Tibet Will Be Free (the SFT Blog!)

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Wednesday, September 28, 2005

An Audience with His Holiness

Tuesday, September 27th was an unforgettable day for SFT. His Holiness the Dalai Lama granted an audience to New York-area Tibet Support Groups including SFT, USTC (United States Tibet Committee), TJC (Tibet Justice Center) and others.

His Holiness spoke for a good fifteen minutes, during which he talked about the dangers to Tibetan survival posed by the China-Tibet Railway, the urgency of the Tibet situation, and most importantly, he spoke of hope. The thing that registered most deeply in my mind, as I listened closely to my leader's impassioned speech, was that he was getting old. But he was not giving up! Again and again, His Holiness said, "Work harder." It was as if he was acknowledging the fact that we were already working very hard - but that we need to work even harder if we were to achieve our goal. Although there were not many people in that audience, his message "Work Harder" was clearly intended for everyone working for Tibet and freedom everywhere.

After the audience, the SFT staff, board, and some of our most dedicated members and supporters went to Tibetan Kitchen to eat some momo and drink some beer (those under 21 drank water or soda, of course).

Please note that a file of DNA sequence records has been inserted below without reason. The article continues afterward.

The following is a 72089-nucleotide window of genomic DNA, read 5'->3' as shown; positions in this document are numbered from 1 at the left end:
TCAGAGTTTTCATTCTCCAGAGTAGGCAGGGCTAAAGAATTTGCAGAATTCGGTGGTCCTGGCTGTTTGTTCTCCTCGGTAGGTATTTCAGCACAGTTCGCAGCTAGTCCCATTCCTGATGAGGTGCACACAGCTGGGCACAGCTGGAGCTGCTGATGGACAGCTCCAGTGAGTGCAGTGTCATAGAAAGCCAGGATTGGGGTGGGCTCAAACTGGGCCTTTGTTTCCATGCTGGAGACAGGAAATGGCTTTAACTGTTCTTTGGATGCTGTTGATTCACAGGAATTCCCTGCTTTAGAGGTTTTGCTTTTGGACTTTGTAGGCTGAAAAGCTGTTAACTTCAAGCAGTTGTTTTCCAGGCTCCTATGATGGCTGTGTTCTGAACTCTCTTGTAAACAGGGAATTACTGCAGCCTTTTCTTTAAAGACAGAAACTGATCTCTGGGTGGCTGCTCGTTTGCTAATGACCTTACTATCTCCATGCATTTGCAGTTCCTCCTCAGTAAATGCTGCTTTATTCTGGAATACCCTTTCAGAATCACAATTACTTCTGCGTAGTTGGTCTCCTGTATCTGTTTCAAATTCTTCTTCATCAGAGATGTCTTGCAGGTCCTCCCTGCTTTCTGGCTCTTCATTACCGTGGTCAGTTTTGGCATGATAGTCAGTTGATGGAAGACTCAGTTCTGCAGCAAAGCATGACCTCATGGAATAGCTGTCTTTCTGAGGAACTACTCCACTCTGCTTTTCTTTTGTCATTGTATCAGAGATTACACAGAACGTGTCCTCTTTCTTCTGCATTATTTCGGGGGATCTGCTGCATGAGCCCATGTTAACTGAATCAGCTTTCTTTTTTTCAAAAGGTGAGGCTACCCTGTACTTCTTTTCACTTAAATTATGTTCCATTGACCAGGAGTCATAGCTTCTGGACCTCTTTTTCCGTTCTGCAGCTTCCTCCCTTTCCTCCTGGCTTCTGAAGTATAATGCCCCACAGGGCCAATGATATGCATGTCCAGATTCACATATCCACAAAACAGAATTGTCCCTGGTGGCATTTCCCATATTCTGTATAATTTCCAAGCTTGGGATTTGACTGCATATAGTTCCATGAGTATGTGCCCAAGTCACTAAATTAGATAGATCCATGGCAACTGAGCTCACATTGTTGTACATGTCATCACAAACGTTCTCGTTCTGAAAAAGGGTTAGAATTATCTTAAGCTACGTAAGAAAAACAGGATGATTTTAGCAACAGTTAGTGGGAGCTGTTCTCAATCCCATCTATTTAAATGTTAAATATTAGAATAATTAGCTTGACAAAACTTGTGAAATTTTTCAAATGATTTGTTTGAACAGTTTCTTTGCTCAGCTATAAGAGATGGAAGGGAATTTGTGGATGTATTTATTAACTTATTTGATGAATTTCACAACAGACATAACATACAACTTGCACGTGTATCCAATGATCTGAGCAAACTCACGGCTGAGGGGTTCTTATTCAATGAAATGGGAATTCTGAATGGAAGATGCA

• At 12:11 PM, Blogger natdefreitas said…

    One of the things His Holiness said that stuck with me is that our struggle can't just be about Tibet. While we all are focused squarely on Tibet (and should continue to be), we must also extend our peripheral vision to observe connections between Tibet and the global need for non-violence and compassion versus the current trend of wars-without-end and nuclear build-up.

    With that in mind, here's some interesting statistics on the state of the U.S. miltary-industrial complex. Consider the effects this has on China's desire to rapidly grow and modernize their own military, especially in places like the Tibetan plateau.

    From Andy Rooney, last night on 60 Minutes:

    "No other Country spends the kind of money we (the U.S.) spend on our military. Last year Japan spent $42 billion. Italy spent $28 billion, Russia spent only $19 billion. The United States spent $455 billion.

    We have 8,000 tanks for example. One Abrams tank costs 150 times as much as a Ford station wagon.

    We have more than 10,000 nuclear weapons — enough to destroy all of mankind.

    We're spending $200 million a year on bullets alone. That's a lot of target practice. We have 1,155,000 enlisted men and women and 225,000 officers. One officer to tell every five enlisted soldier what to do. We have 40,000 colonels alone and 870 generals.

    We had a great commander in WWII, Dwight Eisenhower. He became President and on leaving the White House in 1961, he said this: “We must guard against the acquisition of unwarranted influence, whether sought or unsought, by the military-industrial complex. The potential for the disastrous rise of misplaced power exists and will persist. …"

    Well, Ike was right. That's just what’s happened. "

    full transcript


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